Global Stocks Approaching ‘Sell Territory’

A “sell” signal may be approaching for global stocks, according to strategists at Bank of America Merrill Lynch, who at the end of last week published a chart showing inflows into equities, as well as stock prices, climbing towards levels that would trigger selling.

The chart shows that stocks enter ‘sell territory’ when five-week inflows into long-only equity funds are higher than 0.5% of assets under management.

‘Buy territory’ begins when outflows are bigger than 0.9% of assets under management (AUM).

Currently, the chart published by Bank of America Merrill Lynch shows inflows into stocks somewhere around 0.2% or 0.3% of AUM.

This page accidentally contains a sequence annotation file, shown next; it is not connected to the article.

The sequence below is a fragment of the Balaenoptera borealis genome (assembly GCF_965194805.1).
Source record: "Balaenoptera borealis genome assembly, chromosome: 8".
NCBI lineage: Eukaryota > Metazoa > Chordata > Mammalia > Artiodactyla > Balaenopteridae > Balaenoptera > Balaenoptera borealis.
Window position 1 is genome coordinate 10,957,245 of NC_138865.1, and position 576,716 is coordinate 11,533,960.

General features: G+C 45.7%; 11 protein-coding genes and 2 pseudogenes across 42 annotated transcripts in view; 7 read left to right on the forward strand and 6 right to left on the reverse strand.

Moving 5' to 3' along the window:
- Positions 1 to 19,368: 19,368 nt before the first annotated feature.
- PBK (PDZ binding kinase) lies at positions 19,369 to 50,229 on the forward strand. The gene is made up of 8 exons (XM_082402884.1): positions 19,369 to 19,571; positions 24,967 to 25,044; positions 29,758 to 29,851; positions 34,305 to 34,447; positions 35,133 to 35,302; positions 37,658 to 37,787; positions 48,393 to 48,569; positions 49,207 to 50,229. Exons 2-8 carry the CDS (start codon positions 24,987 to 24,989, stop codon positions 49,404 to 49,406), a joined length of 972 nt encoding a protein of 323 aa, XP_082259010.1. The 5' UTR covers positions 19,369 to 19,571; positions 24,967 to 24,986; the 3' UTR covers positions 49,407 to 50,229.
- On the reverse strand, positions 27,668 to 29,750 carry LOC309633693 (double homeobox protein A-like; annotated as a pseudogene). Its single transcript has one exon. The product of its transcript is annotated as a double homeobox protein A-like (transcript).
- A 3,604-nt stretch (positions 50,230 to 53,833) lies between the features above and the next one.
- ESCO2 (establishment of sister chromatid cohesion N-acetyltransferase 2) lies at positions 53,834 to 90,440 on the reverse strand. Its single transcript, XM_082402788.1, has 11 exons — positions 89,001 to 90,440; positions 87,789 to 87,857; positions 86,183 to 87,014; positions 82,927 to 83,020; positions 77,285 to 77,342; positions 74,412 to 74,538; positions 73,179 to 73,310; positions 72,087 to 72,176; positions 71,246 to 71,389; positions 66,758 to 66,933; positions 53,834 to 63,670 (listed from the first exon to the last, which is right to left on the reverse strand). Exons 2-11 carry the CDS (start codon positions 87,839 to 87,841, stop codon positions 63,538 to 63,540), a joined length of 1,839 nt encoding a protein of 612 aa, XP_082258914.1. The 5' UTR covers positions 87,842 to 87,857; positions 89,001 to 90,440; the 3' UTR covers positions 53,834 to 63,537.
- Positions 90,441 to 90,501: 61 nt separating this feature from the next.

Last week was the third straight week of big inflows into equities, with $12.4 billion going into stocks, the strategists wrote in a note.

“Another $8-9 billion of inflows to long-only equity funds over the next two weeks would trigger a contrarian ‘sell’ signal,” the strategists, Michael Hartnett and Brian Leung, said.

Around $231 billion were allocated to stocks year-to-date, compared with “a mere $16 billion inflows to bond funds,” they noted.

Last week’s “crowded trades” were Europe and Japan, as well as high-yield and floating-rate debt, according to the strategists.

Europe saw 18 weeks of inflows in a row, with $2.3 billion going into European stocks last week. Japan saw eight straight weeks of inflows while emerging markets experienced the first outflows in four weeks, although modest.

There were “chunky” inflows into energy and consumer sectors and outflows from utilities and healthcare, the strategists said.

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